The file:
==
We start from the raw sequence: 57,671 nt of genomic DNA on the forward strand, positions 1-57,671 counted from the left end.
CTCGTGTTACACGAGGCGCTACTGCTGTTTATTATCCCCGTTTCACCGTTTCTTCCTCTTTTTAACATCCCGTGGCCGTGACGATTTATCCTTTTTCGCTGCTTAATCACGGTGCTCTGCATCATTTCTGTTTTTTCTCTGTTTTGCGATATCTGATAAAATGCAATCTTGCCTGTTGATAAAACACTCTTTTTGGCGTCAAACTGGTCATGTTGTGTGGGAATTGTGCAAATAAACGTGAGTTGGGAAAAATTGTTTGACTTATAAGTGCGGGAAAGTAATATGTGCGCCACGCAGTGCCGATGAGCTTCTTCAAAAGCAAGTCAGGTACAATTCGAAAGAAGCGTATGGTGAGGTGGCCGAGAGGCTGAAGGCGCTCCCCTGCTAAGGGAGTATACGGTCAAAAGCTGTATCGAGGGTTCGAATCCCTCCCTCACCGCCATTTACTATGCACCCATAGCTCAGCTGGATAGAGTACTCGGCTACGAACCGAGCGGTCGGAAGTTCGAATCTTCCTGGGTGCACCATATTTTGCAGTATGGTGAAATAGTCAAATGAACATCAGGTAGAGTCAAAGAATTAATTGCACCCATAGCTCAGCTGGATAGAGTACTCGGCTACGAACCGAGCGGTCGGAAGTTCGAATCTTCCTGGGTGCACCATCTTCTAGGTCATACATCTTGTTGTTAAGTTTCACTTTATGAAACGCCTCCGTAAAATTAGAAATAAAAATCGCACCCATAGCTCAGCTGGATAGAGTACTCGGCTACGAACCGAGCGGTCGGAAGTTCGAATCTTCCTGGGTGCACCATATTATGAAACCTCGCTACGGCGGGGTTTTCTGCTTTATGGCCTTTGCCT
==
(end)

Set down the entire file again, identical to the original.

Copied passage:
We start from the raw sequence: 57,671 nt of genomic DNA on the forward strand, positions 1-57,671 counted from the left end.
CTCGTGTTACACGAGGCGCTACTGCTGTTTATTATCCCCGTTTCACCGTTTCTTCCTCTTTTTAACATCCCGTGGCCGTGACGATTTATCCTTTTTCGCTGCTTAATCACGGTGCTCTGCATCATTTCTGTTTTTTCTCTGTTTTGCGATATCTGATAAAATGCAATCTTGCCTGTTGATAAAACACTCTTTTTGGCGTCAAACTGGTCATGTTGTGTGGGAATTGTGCAAATAAACGTGAGTTGGGAAAAATTGTTTGACTTATAAGTGCGGGAAAGTAATATGTGCGCCACGCAGTGCCGATGAGCTTCTTCAAAAGCAAGTCAGGTACAATTCGAAAGAAGCGTATGGTGAGGTGGCCGAGAGGCTGAAGGCGCTCCCCTGCTAAGGGAGTATACGGTCAAAAGCTGTATCGAGGGTTCGAATCCCTCCCTCACCGCCATTTACTATGCACCCATAGCTCAGCTGGATAGAGTACTCGGCTACGAACCGAGCGGTCGGAAGTTCGAATCTTCCTGGGTGCACCATATTTTGCAGTATGGTGAAATAGTCAAATGAACATCAGGTAGAGTCAAAGAATTAATTGCACCCATAGCTCAGCTGGATAGAGTACTCGGCTACGAACCGAGCGGTCGGAAGTTCGAATCTTCCTGGGTGCACCATCTTCTAGGTCATACATCTTGTTGTTAAGTTTCACTTTATGAAACGCCTCCGTAAAATTAGAAATAAAAATCGCACCCATAGCTCAGCTGGATAGAGTACTCGGCTACGAACCGAGCGGTCGGAAGTTCGAATCTTCCTGGGTGCACCATATTATGAAACCTCGCTACGGCGGGGTTTTCTGCTTTATGGCCTTTGCCT